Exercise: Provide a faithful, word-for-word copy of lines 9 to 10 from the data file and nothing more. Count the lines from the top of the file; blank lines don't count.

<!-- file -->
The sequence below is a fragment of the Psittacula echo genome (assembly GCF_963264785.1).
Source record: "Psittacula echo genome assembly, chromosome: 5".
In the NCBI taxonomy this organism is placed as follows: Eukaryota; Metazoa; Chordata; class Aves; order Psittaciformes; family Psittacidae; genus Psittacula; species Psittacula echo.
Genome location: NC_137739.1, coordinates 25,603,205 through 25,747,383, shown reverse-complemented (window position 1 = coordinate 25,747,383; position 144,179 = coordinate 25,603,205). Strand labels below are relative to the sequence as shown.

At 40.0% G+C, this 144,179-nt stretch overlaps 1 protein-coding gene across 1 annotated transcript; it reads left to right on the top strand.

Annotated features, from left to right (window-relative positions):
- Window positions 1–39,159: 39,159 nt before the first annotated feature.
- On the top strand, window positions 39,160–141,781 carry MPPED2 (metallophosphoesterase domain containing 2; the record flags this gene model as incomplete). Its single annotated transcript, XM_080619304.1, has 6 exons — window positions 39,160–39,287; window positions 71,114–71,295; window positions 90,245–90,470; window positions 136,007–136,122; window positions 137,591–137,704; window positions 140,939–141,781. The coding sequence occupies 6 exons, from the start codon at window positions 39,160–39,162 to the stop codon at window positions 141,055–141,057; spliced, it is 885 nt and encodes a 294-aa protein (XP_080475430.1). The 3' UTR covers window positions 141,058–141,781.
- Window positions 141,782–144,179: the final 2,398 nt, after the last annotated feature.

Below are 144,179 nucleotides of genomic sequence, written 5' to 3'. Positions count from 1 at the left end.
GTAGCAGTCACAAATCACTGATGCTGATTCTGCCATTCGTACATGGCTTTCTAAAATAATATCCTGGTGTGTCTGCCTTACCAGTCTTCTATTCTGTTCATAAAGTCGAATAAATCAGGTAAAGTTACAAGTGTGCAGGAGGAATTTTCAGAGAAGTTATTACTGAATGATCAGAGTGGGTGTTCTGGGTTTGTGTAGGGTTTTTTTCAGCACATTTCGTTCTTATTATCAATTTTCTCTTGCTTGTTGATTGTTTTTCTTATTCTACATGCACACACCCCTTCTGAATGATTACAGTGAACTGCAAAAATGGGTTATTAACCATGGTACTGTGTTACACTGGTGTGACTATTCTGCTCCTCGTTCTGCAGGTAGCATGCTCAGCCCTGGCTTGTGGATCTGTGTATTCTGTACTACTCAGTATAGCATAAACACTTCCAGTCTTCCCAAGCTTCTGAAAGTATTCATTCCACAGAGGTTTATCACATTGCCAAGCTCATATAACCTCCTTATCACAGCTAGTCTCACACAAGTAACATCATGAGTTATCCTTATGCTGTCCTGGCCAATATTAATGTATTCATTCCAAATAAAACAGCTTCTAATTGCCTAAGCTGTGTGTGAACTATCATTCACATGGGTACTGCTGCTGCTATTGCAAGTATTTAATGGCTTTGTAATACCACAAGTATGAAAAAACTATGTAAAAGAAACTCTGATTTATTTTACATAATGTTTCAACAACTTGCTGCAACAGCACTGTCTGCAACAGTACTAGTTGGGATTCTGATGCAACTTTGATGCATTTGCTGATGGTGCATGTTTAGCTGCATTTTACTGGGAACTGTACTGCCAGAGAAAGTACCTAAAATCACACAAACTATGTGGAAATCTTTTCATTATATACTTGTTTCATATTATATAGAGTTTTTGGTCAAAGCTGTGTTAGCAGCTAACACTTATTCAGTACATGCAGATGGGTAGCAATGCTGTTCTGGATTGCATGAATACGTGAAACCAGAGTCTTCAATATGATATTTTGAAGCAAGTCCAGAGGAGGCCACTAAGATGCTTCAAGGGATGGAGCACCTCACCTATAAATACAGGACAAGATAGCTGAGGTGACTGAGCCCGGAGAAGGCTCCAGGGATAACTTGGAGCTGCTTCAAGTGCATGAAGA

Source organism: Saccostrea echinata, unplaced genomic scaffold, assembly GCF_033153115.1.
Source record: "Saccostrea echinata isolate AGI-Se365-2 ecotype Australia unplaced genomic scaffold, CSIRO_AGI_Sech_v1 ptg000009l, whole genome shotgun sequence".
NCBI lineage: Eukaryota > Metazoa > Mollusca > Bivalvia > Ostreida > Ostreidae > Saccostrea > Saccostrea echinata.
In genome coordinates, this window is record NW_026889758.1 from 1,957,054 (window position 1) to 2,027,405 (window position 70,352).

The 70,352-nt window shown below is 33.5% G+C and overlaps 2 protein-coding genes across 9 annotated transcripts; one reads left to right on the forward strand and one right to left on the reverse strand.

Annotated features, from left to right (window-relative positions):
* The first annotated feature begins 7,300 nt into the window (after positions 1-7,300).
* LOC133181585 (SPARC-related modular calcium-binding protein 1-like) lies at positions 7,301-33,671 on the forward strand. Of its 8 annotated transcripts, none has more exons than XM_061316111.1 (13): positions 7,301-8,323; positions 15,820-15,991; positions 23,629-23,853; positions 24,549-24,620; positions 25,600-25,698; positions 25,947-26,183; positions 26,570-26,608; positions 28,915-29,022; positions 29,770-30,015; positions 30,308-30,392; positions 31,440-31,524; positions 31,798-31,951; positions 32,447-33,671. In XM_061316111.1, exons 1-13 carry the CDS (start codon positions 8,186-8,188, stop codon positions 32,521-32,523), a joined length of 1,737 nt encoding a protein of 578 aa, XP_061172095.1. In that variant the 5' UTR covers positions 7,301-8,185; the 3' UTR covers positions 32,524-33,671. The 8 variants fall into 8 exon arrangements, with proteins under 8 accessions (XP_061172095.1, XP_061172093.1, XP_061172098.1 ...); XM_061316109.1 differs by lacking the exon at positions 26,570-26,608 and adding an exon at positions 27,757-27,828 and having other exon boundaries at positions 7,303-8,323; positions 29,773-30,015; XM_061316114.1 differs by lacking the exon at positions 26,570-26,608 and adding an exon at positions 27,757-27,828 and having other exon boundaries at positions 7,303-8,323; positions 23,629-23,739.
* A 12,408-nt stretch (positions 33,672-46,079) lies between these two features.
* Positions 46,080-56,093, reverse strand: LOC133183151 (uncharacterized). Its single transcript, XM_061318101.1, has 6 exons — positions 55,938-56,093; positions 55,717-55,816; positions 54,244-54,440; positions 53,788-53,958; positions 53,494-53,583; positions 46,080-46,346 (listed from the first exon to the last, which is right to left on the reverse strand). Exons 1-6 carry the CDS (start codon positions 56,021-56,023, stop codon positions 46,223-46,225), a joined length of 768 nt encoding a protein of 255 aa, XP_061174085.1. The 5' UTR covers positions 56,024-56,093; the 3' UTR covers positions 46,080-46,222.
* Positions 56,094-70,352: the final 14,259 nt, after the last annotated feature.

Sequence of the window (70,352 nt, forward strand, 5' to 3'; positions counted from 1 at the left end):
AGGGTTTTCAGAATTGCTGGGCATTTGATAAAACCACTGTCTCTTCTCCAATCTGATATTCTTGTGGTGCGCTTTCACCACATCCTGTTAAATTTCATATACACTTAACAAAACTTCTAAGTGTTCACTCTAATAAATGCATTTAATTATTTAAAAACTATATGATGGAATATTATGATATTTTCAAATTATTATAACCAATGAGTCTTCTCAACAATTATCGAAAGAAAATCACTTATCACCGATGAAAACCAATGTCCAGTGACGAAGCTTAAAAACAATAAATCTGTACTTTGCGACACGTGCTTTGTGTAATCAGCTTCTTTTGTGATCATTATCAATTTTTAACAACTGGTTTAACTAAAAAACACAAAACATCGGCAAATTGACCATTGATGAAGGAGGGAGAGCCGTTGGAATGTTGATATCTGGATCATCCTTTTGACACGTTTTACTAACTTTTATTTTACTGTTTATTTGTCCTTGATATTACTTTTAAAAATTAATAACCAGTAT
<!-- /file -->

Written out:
- Window positions 141,782–144,179: the final 2,398 nt, after the last annotated feature.

Below are 144,179 nucleotides of genomic sequence, written 5' to 3'. Positions count from 1 at the left end.